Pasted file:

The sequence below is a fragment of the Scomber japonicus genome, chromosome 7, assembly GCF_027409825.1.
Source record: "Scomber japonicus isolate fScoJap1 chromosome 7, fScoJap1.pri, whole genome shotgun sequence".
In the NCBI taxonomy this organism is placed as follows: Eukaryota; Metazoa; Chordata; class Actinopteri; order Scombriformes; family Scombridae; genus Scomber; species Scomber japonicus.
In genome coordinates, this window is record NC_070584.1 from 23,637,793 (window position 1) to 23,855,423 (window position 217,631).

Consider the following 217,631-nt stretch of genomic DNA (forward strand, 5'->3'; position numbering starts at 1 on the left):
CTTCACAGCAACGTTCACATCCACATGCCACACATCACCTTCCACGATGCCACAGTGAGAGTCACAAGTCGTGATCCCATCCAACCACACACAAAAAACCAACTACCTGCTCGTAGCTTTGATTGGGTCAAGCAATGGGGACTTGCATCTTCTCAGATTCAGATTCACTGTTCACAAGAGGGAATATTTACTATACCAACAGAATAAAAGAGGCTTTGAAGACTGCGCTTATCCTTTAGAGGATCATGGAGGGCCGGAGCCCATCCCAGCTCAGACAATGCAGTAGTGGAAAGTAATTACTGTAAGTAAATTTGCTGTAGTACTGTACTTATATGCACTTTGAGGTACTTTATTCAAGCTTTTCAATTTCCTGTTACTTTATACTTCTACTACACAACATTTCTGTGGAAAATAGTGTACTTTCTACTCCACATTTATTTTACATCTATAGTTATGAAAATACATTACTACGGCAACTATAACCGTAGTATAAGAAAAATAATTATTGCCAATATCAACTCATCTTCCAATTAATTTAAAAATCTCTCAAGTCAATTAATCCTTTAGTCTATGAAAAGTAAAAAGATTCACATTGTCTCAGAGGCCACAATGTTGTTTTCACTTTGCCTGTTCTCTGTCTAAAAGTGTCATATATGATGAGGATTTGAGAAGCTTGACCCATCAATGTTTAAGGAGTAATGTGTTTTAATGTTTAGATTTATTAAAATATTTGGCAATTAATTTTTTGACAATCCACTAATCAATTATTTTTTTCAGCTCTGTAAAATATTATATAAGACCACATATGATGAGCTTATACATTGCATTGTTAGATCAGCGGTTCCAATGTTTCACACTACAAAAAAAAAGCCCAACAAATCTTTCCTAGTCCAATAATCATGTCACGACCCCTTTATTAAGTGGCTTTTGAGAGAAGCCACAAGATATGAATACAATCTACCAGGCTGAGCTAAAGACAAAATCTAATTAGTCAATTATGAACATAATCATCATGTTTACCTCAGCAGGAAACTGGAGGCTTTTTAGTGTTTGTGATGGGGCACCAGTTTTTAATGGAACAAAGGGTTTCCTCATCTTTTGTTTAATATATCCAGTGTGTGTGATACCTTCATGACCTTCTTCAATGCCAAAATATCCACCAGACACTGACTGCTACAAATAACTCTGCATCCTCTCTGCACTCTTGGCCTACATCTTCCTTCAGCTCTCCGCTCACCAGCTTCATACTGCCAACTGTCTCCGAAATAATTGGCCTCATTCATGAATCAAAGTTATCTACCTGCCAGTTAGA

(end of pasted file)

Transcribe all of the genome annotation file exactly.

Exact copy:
The sequence below is a fragment of the Scomber japonicus genome, chromosome 7, assembly GCF_027409825.1.
Source record: "Scomber japonicus isolate fScoJap1 chromosome 7, fScoJap1.pri, whole genome shotgun sequence".
In the NCBI taxonomy this organism is placed as follows: Eukaryota; Metazoa; Chordata; class Actinopteri; order Scombriformes; family Scombridae; genus Scomber; species Scomber japonicus.
In genome coordinates, this window is record NC_070584.1 from 23,637,793 (window position 1) to 23,855,423 (window position 217,631).

Consider the following 217,631-nt stretch of genomic DNA (forward strand, 5'->3'; position numbering starts at 1 on the left):
CTTCACAGCAACGTTCACATCCACATGCCACACATCACCTTCCACGATGCCACAGTGAGAGTCACAAGTCGTGATCCCATCCAACCACACACAAAAAACCAACTACCTGCTCGTAGCTTTGATTGGGTCAAGCAATGGGGACTTGCATCTTCTCAGATTCAGATTCACTGTTCACAAGAGGGAATATTTACTATACCAACAGAATAAAAGAGGCTTTGAAGACTGCGCTTATCCTTTAGAGGATCATGGAGGGCCGGAGCCCATCCCAGCTCAGACAATGCAGTAGTGGAAAGTAATTACTGTAAGTAAATTTGCTGTAGTACTGTACTTATATGCACTTTGAGGTACTTTATTCAAGCTTTTCAATTTCCTGTTACTTTATACTTCTACTACACAACATTTCTGTGGAAAATAGTGTACTTTCTACTCCACATTTATTTTACATCTATAGTTATGAAAATACATTACTACGGCAACTATAACCGTAGTATAAGAAAAATAATTATTGCCAATATCAACTCATCTTCCAATTAATTTAAAAATCTCTCAAGTCAATTAATCCTTTAGTCTATGAAAAGTAAAAAGATTCACATTGTCTCAGAGGCCACAATGTTGTTTTCACTTTGCCTGTTCTCTGTCTAAAAGTGTCATATATGATGAGGATTTGAGAAGCTTGACCCATCAATGTTTAAGGAGTAATGTGTTTTAATGTTTAGATTTATTAAAATATTTGGCAATTAATTTTTTGACAATCCACTAATCAATTATTTTTTTCAGCTCTGTAAAATATTATATAAGACCACATATGATGAGCTTATACATTGCATTGTTAGATCAGCGGTTCCAATGTTTCACACTACAAAAAAAAAGCCCAACAAATCTTTCCTAGTCCAATAATCATGTCACGACCCCTTTATTAAGTGGCTTTTGAGAGAAGCCACAAGATATGAATACAATCTACCAGGCTGAGCTAAAGACAAAATCTAATTAGTCAATTATGAACATAATCATCATGTTTACCTCAGCAGGAAACTGGAGGCTTTTTAGTGTTTGTGATGGGGCACCAGTTTTTAATGGAACAAAGGGTTTCCTCATCTTTTGTTTAATATATCCAGTGTGTGTGATACCTTCATGACCTTCTTCAATGCCAAAATATCCACCAGACACTGACTGCTACAAATAACTCTGCATCCTCTCTGCACTCTTGGCCTACATCTTCCTTCAGCTCTCCGCTCACCAGCTTCATACTGCCAACTGTCTCCGAAATAATTGGCCTCATTCATGAATCAAAGTTATCTACCTGCCAGTTAGA